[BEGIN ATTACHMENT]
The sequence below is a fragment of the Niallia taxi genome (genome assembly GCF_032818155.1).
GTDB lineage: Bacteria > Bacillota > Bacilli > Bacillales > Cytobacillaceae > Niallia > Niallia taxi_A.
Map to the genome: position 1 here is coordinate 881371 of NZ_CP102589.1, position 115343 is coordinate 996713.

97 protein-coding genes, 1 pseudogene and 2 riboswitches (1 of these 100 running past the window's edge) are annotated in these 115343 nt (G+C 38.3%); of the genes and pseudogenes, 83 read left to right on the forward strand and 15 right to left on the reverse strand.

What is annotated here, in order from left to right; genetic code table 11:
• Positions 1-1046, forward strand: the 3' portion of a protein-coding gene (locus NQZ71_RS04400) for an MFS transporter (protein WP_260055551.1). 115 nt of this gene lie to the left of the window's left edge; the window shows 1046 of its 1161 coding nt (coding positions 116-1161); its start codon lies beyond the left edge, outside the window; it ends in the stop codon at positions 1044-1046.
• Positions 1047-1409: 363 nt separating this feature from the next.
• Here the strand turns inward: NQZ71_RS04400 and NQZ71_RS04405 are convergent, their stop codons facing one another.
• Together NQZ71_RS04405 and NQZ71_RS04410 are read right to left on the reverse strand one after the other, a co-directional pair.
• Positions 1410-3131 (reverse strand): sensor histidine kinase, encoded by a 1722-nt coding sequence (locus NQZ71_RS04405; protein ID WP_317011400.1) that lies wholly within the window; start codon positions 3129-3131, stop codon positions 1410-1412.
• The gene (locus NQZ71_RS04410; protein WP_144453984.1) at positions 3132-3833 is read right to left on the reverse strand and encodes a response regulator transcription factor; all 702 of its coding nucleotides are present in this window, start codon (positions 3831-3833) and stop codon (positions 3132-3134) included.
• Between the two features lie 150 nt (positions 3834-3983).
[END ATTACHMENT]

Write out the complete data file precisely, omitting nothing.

The sequence below is a fragment of the Niallia taxi genome (genome assembly GCF_032818155.1).
GTDB lineage: Bacteria > Bacillota > Bacilli > Bacillales > Cytobacillaceae > Niallia > Niallia taxi_A.
Map to the genome: position 1 here is coordinate 881371 of NZ_CP102589.1, position 115343 is coordinate 996713.

97 protein-coding genes, 1 pseudogene and 2 riboswitches (1 of these 100 running past the window's edge) are annotated in these 115343 nt (G+C 38.3%); of the genes and pseudogenes, 83 read left to right on the forward strand and 15 right to left on the reverse strand.

What is annotated here, in order from left to right; genetic code table 11:
• Positions 1-1046, forward strand: the 3' portion of a protein-coding gene (locus NQZ71_RS04400) for an MFS transporter (protein WP_260055551.1). 115 nt of this gene lie to the left of the window's left edge; the window shows 1046 of its 1161 coding nt (coding positions 116-1161); its start codon lies beyond the left edge, outside the window; it ends in the stop codon at positions 1044-1046.
• Positions 1047-1409: 363 nt separating this feature from the next.
• Here the strand turns inward: NQZ71_RS04400 and NQZ71_RS04405 are convergent, their stop codons facing one another.
• Together NQZ71_RS04405 and NQZ71_RS04410 are read right to left on the reverse strand one after the other, a co-directional pair.
• Positions 1410-3131 (reverse strand): sensor histidine kinase, encoded by a 1722-nt coding sequence (locus NQZ71_RS04405; protein ID WP_317011400.1) that lies wholly within the window; start codon positions 3129-3131, stop codon positions 1410-1412.
• The gene (locus NQZ71_RS04410; protein WP_144453984.1) at positions 3132-3833 is read right to left on the reverse strand and encodes a response regulator transcription factor; all 702 of its coding nucleotides are present in this window, start codon (positions 3831-3833) and stop codon (positions 3132-3134) included.
• Between the two features lie 150 nt (positions 3834-3983).